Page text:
Long-sightedness - Symptoms 

Symptoms of long-sightedness 

If you are long-sighted (hyperopia), this means you will be able to see distant objects clearly but objects near to you will be out of focus.


The eyesight of adults often deteriorates with age. Long-sightedness in adults (presbyopia) often becomes more noticeable after the age of 40.

If you develop long-sightedness, you may notice that:

  • nearby objects are fuzzy and out of focus but distant objects are clear
  • you have to squint to see clearly
  • your eyes may feel tired after activities that involve focusing on nearby objects, such as reading, writing or working on a computer
  • you experience pain or burning in your eyes
  • you experience headaches


Children who are long-sighted do not often have problems with their eyesight. The lenses in children's eyes tend to be more flexible than those of adults and are able to compensate for long-sightedness.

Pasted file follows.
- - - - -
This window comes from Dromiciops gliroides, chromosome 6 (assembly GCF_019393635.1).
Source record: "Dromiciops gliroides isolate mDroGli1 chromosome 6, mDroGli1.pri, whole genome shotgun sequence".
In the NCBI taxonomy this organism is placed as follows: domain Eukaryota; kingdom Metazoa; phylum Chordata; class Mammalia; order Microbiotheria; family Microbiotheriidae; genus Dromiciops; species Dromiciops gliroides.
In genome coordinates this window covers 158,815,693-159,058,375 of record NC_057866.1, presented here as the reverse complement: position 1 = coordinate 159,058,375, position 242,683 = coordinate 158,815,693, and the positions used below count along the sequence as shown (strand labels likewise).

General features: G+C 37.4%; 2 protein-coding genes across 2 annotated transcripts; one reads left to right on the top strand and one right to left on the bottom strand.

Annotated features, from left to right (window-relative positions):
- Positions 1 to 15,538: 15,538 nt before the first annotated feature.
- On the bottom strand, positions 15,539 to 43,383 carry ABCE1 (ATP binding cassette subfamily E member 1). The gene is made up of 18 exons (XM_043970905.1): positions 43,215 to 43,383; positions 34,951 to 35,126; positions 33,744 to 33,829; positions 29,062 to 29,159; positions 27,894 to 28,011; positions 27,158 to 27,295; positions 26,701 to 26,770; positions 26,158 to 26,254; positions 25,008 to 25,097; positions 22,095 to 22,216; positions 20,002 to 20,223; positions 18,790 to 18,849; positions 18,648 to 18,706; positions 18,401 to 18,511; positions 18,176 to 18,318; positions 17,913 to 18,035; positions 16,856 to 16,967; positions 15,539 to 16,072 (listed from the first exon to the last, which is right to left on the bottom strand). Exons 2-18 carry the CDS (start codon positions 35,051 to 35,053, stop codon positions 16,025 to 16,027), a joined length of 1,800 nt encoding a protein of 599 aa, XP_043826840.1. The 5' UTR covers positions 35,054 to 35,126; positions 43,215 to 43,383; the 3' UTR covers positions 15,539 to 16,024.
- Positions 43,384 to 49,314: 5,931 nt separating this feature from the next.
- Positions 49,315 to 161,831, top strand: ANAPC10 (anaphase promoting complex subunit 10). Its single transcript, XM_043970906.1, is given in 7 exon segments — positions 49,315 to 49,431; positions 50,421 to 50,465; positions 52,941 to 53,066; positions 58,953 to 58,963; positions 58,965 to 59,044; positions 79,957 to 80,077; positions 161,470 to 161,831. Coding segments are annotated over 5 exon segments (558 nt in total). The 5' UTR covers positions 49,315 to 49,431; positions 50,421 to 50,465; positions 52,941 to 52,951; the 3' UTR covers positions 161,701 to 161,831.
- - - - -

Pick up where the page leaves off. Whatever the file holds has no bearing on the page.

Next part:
However, it is still important that young children have regular eyesight tests to check for conditions such as long-sightedness.

If left untreated, long-sightedness can lead to complications such as crossed eyes (strabismus) or lazy eye (amblyopia).

Read more about the complications of long-sightedness.

If your child is severely long-sighted, the signs and symptoms may include:

  • red or tearful eyes
  • squinting when looking at close objects
  • blinking and rubbing their eyes more than usual 
  • reading problems
  • headaches

Read more about hearing and vision tests for children.

Page last reviewed:

Next review due: 28/03/2014


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